inputting into the computer a goods or services identifier and original seller information;
inputting into the computer a purchase price, the purchase price being associated with the goods or services identifier;
determining at least one of a plurality of current prices of the goods or services; and
managing the refund, in accordance with an associated price guarantee.
18. The method of claim 17 wherein the goods or services identifier, original seller information, and purchase price are captured by a buyer's interface at the time of purchase.
19. A method for facilitating a refund of goods or services sold to a buyer by an original seller, comprising:
entering a goods or services identifier and original seller information into a database;
entering a purchase price into the database, the purchase price being associated with the goods or services identifier;
identifying a lower price by querying a current price database; and
managing the refund, in accordance with an associated price guarantee.
20. The method of claim 19 wherein the associated price guarantee is stored in the database.
Description
FIELD OF INVENTION

[0001] The present invention relates to the partial or complete refund of goods or services with associated price guarantees that are being sold at a lower price than the price at which they were purchased.

BACKGROUND OF INVENTION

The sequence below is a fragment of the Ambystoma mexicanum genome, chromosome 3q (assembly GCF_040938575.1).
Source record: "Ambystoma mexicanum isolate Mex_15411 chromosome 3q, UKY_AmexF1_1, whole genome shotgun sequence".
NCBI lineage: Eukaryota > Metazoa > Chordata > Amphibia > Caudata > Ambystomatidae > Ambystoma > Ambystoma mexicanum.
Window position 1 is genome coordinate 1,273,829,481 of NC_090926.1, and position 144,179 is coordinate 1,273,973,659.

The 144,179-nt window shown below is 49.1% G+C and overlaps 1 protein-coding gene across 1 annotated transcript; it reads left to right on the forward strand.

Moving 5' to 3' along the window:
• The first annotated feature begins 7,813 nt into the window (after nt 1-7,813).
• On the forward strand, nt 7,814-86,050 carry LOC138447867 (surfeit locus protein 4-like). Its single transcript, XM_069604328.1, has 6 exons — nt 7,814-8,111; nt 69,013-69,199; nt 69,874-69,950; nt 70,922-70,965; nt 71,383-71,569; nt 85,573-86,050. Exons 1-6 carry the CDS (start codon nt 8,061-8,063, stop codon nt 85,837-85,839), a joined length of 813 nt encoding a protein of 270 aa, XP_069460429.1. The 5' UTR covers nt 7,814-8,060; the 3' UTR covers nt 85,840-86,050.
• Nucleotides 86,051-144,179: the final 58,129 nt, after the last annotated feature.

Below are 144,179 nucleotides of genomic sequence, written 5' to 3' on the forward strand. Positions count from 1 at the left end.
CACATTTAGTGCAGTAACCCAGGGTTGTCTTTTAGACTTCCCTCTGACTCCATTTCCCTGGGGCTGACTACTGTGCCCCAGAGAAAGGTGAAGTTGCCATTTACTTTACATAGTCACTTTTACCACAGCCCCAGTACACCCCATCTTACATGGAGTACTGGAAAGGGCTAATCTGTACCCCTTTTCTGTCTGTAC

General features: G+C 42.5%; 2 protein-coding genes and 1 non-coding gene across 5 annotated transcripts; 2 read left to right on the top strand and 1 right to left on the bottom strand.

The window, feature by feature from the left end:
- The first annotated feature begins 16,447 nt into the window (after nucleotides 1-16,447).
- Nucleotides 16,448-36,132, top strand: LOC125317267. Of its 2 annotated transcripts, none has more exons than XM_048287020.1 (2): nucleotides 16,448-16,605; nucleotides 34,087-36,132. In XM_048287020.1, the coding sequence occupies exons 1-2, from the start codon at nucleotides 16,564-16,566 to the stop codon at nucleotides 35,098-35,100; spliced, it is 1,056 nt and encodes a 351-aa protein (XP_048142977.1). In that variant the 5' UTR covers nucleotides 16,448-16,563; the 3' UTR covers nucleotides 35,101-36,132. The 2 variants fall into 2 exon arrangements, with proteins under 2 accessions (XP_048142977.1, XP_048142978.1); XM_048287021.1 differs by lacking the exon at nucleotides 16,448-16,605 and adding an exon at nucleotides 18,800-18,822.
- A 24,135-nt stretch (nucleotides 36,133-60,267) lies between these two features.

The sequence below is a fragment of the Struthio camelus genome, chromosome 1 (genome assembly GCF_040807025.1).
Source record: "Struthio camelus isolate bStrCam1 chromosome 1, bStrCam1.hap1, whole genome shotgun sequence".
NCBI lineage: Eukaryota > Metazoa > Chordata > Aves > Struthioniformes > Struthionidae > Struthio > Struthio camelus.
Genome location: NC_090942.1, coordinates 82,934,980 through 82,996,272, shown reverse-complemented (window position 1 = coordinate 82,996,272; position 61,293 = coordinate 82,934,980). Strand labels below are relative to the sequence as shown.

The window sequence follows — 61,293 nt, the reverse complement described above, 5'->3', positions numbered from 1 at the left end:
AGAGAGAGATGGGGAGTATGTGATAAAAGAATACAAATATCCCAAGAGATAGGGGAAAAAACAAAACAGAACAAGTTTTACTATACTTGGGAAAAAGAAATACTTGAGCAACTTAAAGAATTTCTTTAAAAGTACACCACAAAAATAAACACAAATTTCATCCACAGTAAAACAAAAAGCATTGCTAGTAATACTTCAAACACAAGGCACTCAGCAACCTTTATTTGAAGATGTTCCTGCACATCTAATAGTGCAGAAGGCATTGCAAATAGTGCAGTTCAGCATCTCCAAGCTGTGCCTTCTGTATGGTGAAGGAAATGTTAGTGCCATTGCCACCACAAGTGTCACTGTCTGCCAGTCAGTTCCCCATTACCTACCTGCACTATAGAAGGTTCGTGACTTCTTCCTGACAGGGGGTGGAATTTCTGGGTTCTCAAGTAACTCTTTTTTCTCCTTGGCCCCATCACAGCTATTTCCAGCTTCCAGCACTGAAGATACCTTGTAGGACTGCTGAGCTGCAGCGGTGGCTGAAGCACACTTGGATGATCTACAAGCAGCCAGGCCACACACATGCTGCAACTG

[0002] As business practices have evolved, sellers have developed many devices to lure customers into buying their wares. Among these lures are price guarantees. With a price guarantee a customer can feel satisfied that he has received the best possible price, or, if he has not, that he will receive a refund. Price guarantees come in a multitude of different varieties, each variety having its own set of requirements. For example, one method of a price guarantee works as follows: if, after purchasing an item for a given price, a customer subsequently finds another seller selling the same item for less, the original seller will refund some percentage of the difference. In another version of the price guarantee the original seller will only refund the difference if the original seller himself sells it for a lower price. In yet a third version, the seller will refund only a credit toward the purchase of an item sold by that seller. A fourth version combines the restraints of two and three (i.e. the original seller must be offering the item at a lower price, and only an in-store credit is refunded). This fourth version is used very commonly in the airline industry. Other constraints placed on the price guarantee include a competitor having the item in stock, the guarantee being good only for a limited time, etc. In addition to sellers offering price guarantees, some third parties, such as credit card companies and buying clubs, offer price guarantees to attract customers to use their services.